eFishery is designed to help Indonesian fish and shrimp farmers maximize their feed business through automation. MELIYANA explains how the startup is building a community of farmers with access to modern feeding techniques and technology.
Looking for ways to raise efficiency and improve fish yields, Gibran Huzaifah realized that manual feeding was the main bottleneck for fish farmers.
“With manual feeding, a lot of the feed is wasted, and it pollutes the water. This gave me the idea to build a smart feeding system called eFisheryFeeder,” Mr Huzaifah, himself an Indonesian pangasius farmer, told Asian Feed Magazine.
eFisheryFeeder was the first device built by his startup, eFishery. It enables automated feeding for fish and shrimp, and it can be monitored and controlled via a smartphone. Farmers use it to manage feeding schedules by delivering doses of feed that suits their needs.
Each release of feed by the eFisheryFeeder is recorded automatically, allowing farmers to keep track of their daily expenses.
A sensor on the machine determines the appetite of the fish, so it knows when they are full and stops releasing pellets.
“With optimal feeding, it also helps speed up the rate of growth of the fish, so farmers can harvest faster,” he said.
On average, the harvest period can be reduced from six to four months. This leads to better productivity and increased annual income,” he said.
Then the startup launched a new product, eFisheryFeed, which connects farmers with manufacturers directly, so they can buy feed in larger quantities at a lower price. It also allows them to negotiate prices as a group and get better deals.
The service also offers a pay-later service through eFisheryFund, which helps farmers gain access to credit to grow their business.
“We receive data from the eFisheryFeeder app and we use that to assess the farmer’s credit. From the data, we can analyze their performance and note the farmers who are reliable,” Mr Huzaifah explained.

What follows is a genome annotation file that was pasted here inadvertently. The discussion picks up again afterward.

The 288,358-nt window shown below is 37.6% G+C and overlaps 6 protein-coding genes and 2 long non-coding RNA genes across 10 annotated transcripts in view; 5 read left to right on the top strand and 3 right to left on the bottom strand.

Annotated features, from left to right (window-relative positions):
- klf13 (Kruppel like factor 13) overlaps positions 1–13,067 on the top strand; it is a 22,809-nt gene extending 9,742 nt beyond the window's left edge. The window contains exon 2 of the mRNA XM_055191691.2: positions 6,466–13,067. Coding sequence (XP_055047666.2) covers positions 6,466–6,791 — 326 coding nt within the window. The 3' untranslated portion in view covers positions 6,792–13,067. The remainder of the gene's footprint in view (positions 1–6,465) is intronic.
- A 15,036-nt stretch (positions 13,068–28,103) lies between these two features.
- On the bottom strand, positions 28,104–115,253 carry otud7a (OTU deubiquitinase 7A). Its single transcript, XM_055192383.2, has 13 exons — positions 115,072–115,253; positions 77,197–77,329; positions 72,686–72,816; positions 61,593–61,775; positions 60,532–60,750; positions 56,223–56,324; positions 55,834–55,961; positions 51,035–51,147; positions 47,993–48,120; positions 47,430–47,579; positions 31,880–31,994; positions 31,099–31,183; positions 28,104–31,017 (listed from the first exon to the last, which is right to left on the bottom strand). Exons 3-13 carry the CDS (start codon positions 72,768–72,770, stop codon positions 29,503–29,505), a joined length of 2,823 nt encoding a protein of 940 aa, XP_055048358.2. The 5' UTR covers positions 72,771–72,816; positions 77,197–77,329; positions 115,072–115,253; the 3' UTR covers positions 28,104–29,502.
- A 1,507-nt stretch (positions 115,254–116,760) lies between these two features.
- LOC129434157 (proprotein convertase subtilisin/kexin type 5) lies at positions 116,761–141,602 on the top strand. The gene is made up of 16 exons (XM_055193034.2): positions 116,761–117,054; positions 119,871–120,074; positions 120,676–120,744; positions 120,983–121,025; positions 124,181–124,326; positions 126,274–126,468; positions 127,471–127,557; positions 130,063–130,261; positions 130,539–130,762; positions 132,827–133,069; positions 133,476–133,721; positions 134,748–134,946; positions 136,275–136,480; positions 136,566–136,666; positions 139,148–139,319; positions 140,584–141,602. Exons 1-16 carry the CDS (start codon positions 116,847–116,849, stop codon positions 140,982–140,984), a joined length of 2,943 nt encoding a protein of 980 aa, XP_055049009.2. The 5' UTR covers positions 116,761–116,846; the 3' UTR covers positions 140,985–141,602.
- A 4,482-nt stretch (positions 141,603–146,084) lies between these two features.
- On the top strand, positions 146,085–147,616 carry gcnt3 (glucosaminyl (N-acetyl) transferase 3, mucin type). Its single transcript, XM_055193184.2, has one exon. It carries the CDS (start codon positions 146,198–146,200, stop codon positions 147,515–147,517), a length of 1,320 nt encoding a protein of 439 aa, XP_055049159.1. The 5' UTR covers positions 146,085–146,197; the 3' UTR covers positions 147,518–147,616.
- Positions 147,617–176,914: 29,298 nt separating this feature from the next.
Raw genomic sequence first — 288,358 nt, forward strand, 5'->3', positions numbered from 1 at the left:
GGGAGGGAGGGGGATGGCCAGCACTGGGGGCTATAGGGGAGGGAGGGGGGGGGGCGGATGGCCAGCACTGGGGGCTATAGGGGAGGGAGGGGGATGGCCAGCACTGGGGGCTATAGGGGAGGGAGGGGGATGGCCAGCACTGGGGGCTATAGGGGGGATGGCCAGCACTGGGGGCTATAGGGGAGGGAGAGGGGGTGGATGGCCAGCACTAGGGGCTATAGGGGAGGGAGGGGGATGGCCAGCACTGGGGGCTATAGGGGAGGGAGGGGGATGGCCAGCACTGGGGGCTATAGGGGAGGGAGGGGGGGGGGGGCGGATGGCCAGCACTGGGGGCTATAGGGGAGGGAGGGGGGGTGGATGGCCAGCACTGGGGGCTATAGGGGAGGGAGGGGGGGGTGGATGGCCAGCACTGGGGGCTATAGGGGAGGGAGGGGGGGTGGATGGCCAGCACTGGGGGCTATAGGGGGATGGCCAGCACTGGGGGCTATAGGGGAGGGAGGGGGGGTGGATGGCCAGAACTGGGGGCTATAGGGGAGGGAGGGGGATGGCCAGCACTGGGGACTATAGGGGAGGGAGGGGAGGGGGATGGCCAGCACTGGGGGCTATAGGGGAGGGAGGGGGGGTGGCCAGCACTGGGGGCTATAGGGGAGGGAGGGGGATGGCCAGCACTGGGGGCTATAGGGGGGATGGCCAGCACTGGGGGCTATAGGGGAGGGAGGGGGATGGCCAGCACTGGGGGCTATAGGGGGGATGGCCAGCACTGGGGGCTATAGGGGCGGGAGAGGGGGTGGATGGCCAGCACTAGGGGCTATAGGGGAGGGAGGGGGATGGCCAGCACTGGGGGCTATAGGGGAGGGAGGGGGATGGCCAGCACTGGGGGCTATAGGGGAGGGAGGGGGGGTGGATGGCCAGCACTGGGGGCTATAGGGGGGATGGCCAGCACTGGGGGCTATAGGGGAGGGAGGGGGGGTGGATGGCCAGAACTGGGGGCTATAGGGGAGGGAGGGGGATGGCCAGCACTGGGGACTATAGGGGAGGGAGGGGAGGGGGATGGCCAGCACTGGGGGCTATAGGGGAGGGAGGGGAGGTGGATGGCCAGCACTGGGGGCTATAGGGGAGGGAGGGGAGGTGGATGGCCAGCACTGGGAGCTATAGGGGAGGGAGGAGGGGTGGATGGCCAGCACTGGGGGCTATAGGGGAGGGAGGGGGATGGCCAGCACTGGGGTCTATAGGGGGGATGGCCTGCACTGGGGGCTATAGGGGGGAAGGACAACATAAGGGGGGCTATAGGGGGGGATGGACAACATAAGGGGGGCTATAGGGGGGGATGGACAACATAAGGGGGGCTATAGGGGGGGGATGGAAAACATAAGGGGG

eFishery sets a credit limit of USD 5,800 for each farmer—much more than small business financing programs from the government that range from USD 1,700-2,700.
“We don’t provide cash loans, so we can ensure that farmers only use their credit to fund their business,” he added.
eFishery partners with a number of banks and peer-to-peer fintech lending platforms such as Alami and Investree to give fish farmers a financial lifeline.
Leading to yet another service development, the startup developed eFisheryFresh, an online platform to connect farmers with their customers.
“It lets farmers sell their fish directly to restaurants, hotels and other foodservice businesses. It allows fresh fish to be sourced directly from local farmers, gives them better prices and has their produce delivered directly to customers,” he said.
In addition, there are eFisheryPoints, which are hubs located close to farmers that allow them to access eFishery products, sell their produce and join training programs. To date, there are 50 of these, and there are plans for the number to double.
eFishery’s products support tens of thousands of fish and shrimp farmers in 24 provinces across Indonesia.
“eFisheryPoint allows us to engage with farmers more easily, increasing our reach in the domestic market further. We are aiming for a tenfold increase in our business,” he explained, adding that the service has been piloted in Vietnam, Thailand, Bangladesh and India.
“We work with local partners in those markets to get data and see how people respond to our product. However, we’ll remain focused on Indonesia for the next two years before expanding regionally,” he added.
Moving forward, the company plans to increase its technological and service capabilities, especially in feed and funding.
“Currently, only 7% of farmers are using funding services, and we want to boost this so more will make transactions through our platforms,” he said.
Profitable and sustainable businesses
“Through the introduction of new technologies, we increase yields and lower the of cost of production of fish and shrimp. With products that support the entire aquaculture ecosystem, from ponds to last-mile distribution, we help farmers build more profitable and sustainable businesses.”
Movement restrictions have led to panic in the distribution chain as restaurants, markets and retailers have closed. Middlemen are also afraid to buy from farmers, who in turn are facing severe losses as they are forced to sell fish at cost.
Nevertheless, household fish consumption has been increasing as consumers look for healthier food choices.
“With this happening, we have changed our distribution channels and tried to adapt to e-commerce, agents and co-branding with restaurants. We also offer ready-to-cook processed fish, which has received a good response,” said Mr Huzaifah.
“For people who live in big cities, access to some foods may not be too difficult, but what about those who live in villages? We are trying to solve this problem in the villages and other remote areas.
“We aren’t just building our business, we are also trying to make an impact on our society, he added.